Walker Performances Send Signals
We've been trained since the 1960 Kennedy-Nixon televised debates that in politics, the medium is a big part of the message.
In a 24/7 news cycle and cable-driven, Internet-frenetic world, sometimes the medium/media is the entire message.
We evaluate our leaders on their words - - of course - - but also on how these officials sound when they're speaking, as well as where they choose to be recorded.
Pres. George W. Bush's jet-aircraft landing on a ship at sea for "Mission Accomplished" conveyed a variety of message - - including some he never lived down.
Rick Perry's televised brain-lock during a recent GOP presidential primary debate is a more recent another. Even silence, if we can see it, can speak volumes, too.
And if there's a campaign underway - - every ad frame, sound-bite and comma can tell us something about the character and intentions of our candidates and incumbents.
So let's give a look and listen to Scott Walker, as the opportunities are building up.
Twice we've seen his strange little nods at key points in self-promotional videos he and his people have created.
The gestures are supposed to convey wisdom, and self-assurance, but they look hokey and calculated and inauthentic.
Then there's the image of dug-in chief executive, holed up in the East Wing with a baseball bat - - the guy who doesn't budge, compromise or cave as he told the fake David Koch during that infamous, taped call.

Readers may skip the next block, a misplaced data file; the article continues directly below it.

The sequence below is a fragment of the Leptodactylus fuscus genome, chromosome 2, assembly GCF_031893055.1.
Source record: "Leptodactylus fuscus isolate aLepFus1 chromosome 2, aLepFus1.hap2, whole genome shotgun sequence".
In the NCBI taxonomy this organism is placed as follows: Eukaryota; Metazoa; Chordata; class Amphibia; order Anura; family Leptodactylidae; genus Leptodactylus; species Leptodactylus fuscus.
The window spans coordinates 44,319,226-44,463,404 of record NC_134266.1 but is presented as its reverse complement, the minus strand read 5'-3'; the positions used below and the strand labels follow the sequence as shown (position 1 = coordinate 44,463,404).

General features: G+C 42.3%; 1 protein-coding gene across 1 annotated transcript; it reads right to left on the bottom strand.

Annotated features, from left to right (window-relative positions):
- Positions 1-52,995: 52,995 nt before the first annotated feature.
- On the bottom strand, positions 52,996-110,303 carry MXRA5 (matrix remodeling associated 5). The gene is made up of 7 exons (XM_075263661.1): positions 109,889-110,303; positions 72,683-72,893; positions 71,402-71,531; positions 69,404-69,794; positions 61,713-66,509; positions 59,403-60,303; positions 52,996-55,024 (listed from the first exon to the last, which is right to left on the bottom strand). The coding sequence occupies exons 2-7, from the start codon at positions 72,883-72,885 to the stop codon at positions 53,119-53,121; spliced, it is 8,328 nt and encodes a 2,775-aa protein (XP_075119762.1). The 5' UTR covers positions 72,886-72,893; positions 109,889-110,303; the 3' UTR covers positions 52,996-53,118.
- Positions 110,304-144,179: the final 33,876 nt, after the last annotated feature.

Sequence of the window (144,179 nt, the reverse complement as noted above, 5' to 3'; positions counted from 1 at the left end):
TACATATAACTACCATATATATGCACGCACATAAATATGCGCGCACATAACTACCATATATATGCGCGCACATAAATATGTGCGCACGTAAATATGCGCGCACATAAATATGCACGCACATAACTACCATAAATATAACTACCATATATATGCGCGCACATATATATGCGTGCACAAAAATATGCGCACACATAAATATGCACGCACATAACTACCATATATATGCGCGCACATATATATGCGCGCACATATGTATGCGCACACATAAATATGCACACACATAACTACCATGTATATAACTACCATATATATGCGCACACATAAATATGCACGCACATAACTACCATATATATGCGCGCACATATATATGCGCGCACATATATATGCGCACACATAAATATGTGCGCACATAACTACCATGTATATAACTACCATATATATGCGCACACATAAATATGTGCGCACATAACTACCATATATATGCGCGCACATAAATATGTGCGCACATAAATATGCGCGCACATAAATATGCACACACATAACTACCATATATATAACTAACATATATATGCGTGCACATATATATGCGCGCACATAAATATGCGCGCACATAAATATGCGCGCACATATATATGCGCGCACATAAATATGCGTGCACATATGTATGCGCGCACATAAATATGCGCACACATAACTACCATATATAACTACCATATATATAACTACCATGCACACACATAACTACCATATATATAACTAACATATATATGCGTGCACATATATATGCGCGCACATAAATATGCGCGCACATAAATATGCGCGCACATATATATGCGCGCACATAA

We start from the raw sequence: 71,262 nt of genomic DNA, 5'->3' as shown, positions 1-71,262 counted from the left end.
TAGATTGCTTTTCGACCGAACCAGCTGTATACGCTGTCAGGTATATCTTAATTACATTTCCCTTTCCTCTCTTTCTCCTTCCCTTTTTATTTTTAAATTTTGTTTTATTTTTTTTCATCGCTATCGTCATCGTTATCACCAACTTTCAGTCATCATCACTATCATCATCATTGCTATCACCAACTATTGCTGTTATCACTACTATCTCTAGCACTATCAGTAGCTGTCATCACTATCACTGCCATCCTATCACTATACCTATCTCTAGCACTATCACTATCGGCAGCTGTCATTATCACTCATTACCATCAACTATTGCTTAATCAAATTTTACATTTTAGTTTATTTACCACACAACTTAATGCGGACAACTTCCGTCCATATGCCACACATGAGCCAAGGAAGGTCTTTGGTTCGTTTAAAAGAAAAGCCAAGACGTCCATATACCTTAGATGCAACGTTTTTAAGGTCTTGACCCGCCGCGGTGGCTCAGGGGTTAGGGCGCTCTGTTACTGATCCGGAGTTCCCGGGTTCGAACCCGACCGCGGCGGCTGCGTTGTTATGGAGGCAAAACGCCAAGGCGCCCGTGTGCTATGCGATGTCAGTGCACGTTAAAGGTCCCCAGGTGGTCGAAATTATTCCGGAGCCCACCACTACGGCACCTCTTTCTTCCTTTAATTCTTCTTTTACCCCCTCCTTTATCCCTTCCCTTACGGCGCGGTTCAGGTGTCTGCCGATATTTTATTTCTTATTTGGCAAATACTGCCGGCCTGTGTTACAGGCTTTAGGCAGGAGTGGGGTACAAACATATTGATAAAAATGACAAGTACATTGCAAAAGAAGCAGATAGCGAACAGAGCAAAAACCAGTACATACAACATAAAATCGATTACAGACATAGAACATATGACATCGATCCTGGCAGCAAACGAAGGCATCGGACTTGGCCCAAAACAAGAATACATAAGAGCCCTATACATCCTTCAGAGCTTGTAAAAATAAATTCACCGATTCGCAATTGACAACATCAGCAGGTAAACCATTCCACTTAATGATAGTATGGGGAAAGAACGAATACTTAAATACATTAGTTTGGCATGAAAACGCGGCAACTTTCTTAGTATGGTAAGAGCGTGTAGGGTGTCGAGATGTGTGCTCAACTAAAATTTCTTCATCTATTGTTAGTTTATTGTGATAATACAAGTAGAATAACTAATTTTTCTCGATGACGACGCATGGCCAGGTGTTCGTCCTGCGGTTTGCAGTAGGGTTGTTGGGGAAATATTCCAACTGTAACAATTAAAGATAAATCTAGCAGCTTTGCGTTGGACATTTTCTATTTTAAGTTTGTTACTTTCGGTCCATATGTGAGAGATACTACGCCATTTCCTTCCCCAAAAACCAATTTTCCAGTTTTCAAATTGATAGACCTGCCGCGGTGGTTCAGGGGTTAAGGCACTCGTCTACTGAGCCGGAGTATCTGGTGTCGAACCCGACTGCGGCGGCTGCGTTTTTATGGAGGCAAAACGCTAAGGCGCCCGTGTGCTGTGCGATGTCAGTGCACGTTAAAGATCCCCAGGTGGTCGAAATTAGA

There isn't any video of the call, but the look, below, sums up the character Walker was playing when trying to make an impression.
In that taped interview with Madison journalist Bill Lueders, and which is posted on the website of the Ashland Current newspaper, watch how Walker fidgets and minimizes and tosses out some word salad until he finally gets his footing and the talking points flow.
But until that happens, Walker looks and sounds like a high school kid with a 12-pack in his locker who has figured out that Vice-Principal Lueders knows its there and is trying to get out ahead of the problem and manage the consequences.
You look at that video, and you've got to say: "That's the Governor?"
i wish the cartoonist Herblock was still around. imagine what he'd do with walker.
You're right. My dad was a colleague and I met him several times. He was brilliant, and down-to-earth.
Watch how he sits waiting to join a conversation among governors. He's the only one looking very out of place.
Or in any interview. He's already got his answers rehearsed. Ready to respond before the interviewer finishes the question.
There's some anxiety going on there in how he breaths while speaking.
Something is lurking beneath that once cold calculated exterior.
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